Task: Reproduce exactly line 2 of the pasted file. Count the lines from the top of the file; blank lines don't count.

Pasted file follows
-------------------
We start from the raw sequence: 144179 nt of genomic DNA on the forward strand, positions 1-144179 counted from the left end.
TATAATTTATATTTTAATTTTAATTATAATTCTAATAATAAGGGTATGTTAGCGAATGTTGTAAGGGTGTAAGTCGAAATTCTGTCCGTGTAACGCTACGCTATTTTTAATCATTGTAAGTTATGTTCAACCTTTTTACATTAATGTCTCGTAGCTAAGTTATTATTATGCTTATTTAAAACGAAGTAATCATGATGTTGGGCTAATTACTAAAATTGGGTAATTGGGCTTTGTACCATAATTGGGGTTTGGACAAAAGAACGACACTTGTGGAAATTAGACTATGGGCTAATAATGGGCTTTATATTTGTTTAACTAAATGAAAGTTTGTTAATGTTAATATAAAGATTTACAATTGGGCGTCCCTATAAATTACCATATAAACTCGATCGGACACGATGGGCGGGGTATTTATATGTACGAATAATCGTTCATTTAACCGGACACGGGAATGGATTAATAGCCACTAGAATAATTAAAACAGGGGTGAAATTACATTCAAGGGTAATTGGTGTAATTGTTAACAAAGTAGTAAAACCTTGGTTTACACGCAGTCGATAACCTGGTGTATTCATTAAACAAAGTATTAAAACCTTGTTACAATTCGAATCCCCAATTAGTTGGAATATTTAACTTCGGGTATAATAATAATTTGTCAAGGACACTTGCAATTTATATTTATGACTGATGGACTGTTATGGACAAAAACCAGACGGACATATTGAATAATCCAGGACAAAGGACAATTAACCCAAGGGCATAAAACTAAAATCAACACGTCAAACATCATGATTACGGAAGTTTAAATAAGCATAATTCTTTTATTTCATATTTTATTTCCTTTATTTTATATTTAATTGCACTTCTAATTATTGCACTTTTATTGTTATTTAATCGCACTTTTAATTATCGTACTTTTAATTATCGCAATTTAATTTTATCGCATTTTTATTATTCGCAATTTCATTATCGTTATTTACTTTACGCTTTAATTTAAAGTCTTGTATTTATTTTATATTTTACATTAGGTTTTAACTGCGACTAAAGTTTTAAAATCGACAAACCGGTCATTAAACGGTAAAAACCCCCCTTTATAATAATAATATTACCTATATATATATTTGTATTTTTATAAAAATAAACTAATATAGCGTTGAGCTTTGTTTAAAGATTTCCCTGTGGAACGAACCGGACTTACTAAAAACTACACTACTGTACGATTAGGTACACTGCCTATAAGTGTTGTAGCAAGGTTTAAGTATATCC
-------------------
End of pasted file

TATAATTTATATTTTAATTTTAATTATAATTCTAATAATAAGGGTATGTTAGCGAATGTTGTAAGGGTGTAAGTCGAAATTCTGTCCGTGTAACGCTACGCTATTTTTAATCATTGTAAGTTATGTTCAACCTTTTTACATTAATGTCTCGTAGCTAAGTTATTATTATGCTTATTTAAAACGAAGTAATCATGATGTTGGGCTAATTACTAAAATTGGGTAATTGGGCTTTGTACCATAATTGGGGTTTGGACAAAAGAACGACACTTGTGGAAATTAGACTATGGGCTAATAATGGGCTTTATATTTGTTTAACTAAATGAAAGTTTGTTAATGTTAATATAAAGATTTACAATTGGGCGTCCCTATAAATTACCATATAAACTCGATCGGACACGATGGGCGGGGTATTTATATGTACGAATAATCGTTCATTTAACCGGACACGGGAATGGATTAATAGCCACTAGAATAATTAAAACAGGGGTGAAATTACATTCAAGGGTAATTGGTGTAATTGTTAACAAAGTAGTAAAACCTTGGTTTACACGCAGTCGATAACCTGGTGTATTCATTAAACAAAGTATTAAAACCTTGTTACAATTCGAATCCCCAATTAGTTGGAATATTTAACTTCGGGTATAATAATAATTTGTCAAGGACACTTGCAATTTATATTTATGACTGATGGACTGTTATGGACAAAAACCAGACGGACATATTGAATAATCCAGGACAAAGGACAATTAACCCAAGGGCATAAAACTAAAATCAACACGTCAAACATCATGATTACGGAAGTTTAAATAAGCATAATTCTTTTATTTCATATTTTATTTCCTTTATTTTATATTTAATTGCACTTCTAATTATTGCACTTTTATTGTTATTTAATCGCACTTTTAATTATCGTACTTTTAATTATCGCAATTTAATTTTATCGCATTTTTATTATTCGCAATTTCATTATCGTTATTTACTTTACGCTTTAATTTAAAGTCTTGTATTTATTTTATATTTTACATTAGGTTTTAACTGCGACTAAAGTTTTAAAATCGACAAACCGGTCATTAAACGGTAAAAACCCCCCTTTATAATAATAATATTACCTATATATATATTTGTATTTTTATAAAAATAAACTAATATAGCGTTGAGCTTTGTTTAAAGATTTCCCTGTGGAACGAACCGGACTTACTAAAAACTACACTACTGTACGATTAGGTACACTGCCTATAAGTGTTGTAGCAAGGTTTAAGTATATCC